Canadian brands spent $3.5 billion on digital advertising last year – roughly $100 million more than they spent on television.
Those figures come from IAB Canada‘s annual internet advertising spend report, which aggregates marketer budgets from across the country. The figure for digital spending has been revised upwards from the IAB’s projections last year.
Digital ad spend grew 14% over 2012, much more than the 9% the IAB predicted. Overall TV spend declined 2% in the same period. Digital now makes up 31% of overall advertising spend in Canada.
Only a handful of countries have seen digital beat the benchmark set by TV advertising. In the U.S., digital has outspent broadcast and network television individually, but not combined. In the U.K., often considered the most digital-forward world market, internet spend beat TV in 2009.
“Given that Canadians rank among the most active internet users in the world it comes as no surprise that the largest share of spend is on digital platforms,” said IAB Canada President Chris Williams.
The IAB survey has been tracking digital spend for 15 years, and has charted the medium’s rise from virtually nothing, Williams said. He sees the results of the study as validation of the IAB’s efforts to build up the digital ad industry.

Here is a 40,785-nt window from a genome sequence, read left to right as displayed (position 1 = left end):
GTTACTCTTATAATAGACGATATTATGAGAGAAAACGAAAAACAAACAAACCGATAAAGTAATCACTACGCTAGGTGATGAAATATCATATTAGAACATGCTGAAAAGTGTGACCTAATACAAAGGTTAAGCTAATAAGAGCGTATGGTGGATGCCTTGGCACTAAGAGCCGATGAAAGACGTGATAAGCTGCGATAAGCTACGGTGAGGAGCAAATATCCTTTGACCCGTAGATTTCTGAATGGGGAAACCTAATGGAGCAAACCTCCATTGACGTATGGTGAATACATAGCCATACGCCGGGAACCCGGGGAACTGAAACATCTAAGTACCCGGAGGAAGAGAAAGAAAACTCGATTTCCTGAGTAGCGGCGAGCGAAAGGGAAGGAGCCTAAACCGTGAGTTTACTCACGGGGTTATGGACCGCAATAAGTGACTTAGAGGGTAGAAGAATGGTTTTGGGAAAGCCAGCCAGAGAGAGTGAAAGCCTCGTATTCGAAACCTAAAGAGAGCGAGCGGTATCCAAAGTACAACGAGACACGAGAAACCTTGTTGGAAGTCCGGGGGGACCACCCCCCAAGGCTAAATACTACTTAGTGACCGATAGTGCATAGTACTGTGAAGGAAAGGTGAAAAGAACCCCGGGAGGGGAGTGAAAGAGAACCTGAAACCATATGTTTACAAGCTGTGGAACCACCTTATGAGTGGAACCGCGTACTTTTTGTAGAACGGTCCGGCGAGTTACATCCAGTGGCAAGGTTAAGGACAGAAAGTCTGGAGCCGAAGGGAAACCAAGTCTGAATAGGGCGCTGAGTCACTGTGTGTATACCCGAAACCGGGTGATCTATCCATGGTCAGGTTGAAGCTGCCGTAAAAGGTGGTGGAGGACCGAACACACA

Based on marketers’ estimated budgets, the IAB predicts digital spend will grow another 13% by the end of this year, topping $4 billion.
The report found that growth was bolstered by mobile spending, which nearly tripled in the same period, to $443 million. Mobile now makes up a 13% share of all digital spending, compared to just 5% in 2012. Video also had a significant impact, growing 58%. Search remained the dominant web format, with advertisers spending $1.7 billion on it.
Williams said that in future years, the study will likely break down mobile spend into search, display and video, to give a better idea of how each of those categories are faring across screens.
The IAB’s annual internet spend study is conducted by Ernst & Young. Although released relatively late in the year, it is considered to be one of the most accurate measurements of total digital spending.